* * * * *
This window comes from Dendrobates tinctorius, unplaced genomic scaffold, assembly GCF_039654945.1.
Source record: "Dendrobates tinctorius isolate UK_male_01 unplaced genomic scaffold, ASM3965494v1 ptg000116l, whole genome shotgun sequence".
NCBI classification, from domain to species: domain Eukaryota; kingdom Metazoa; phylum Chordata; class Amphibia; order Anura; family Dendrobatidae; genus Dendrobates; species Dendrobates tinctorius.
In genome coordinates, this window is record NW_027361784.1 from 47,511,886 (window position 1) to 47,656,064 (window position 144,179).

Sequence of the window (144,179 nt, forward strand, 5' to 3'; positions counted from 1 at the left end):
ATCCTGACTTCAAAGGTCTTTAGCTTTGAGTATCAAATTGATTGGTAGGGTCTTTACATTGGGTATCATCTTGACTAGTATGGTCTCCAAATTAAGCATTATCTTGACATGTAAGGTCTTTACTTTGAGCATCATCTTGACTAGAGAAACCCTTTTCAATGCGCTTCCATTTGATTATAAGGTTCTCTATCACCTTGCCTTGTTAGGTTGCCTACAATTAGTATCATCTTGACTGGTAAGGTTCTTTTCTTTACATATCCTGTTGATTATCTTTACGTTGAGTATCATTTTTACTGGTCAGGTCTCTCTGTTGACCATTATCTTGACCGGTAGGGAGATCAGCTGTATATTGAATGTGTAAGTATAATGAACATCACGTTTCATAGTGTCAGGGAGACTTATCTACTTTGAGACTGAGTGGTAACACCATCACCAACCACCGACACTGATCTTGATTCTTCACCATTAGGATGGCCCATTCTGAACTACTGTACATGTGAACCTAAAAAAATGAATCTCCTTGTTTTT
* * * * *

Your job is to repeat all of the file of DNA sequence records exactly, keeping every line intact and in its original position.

This window comes from Dendrobates tinctorius, unplaced genomic scaffold, assembly GCF_039654945.1.
Source record: "Dendrobates tinctorius isolate UK_male_01 unplaced genomic scaffold, ASM3965494v1 ptg000116l, whole genome shotgun sequence".
NCBI classification, from domain to species: domain Eukaryota; kingdom Metazoa; phylum Chordata; class Amphibia; order Anura; family Dendrobatidae; genus Dendrobates; species Dendrobates tinctorius.
In genome coordinates, this window is record NW_027361784.1 from 47,511,886 (window position 1) to 47,656,064 (window position 144,179).

Sequence of the window (144,179 nt, forward strand, 5' to 3'; positions counted from 1 at the left end):
ATCCTGACTTCAAAGGTCTTTAGCTTTGAGTATCAAATTGATTGGTAGGGTCTTTACATTGGGTATCATCTTGACTAGTATGGTCTCCAAATTAAGCATTATCTTGACATGTAAGGTCTTTACTTTGAGCATCATCTTGACTAGAGAAACCCTTTTCAATGCGCTTCCATTTGATTATAAGGTTCTCTATCACCTTGCCTTGTTAGGTTGCCTACAATTAGTATCATCTTGACTGGTAAGGTTCTTTTCTTTACATATCCTGTTGATTATCTTTACGTTGAGTATCATTTTTACTGGTCAGGTCTCTCTGTTGACCATTATCTTGACCGGTAGGGAGATCAGCTGTATATTGAATGTGTAAGTATAATGAACATCACGTTTCATAGTGTCAGGGAGACTTATCTACTTTGAGACTGAGTGGTAACACCATCACCAACCACCGACACTGATCTTGATTCTTCACCATTAGGATGGCCCATTCTGAACTACTGTACATGTGAACCTAAAAAAATGAATCTCCTTGTTTTT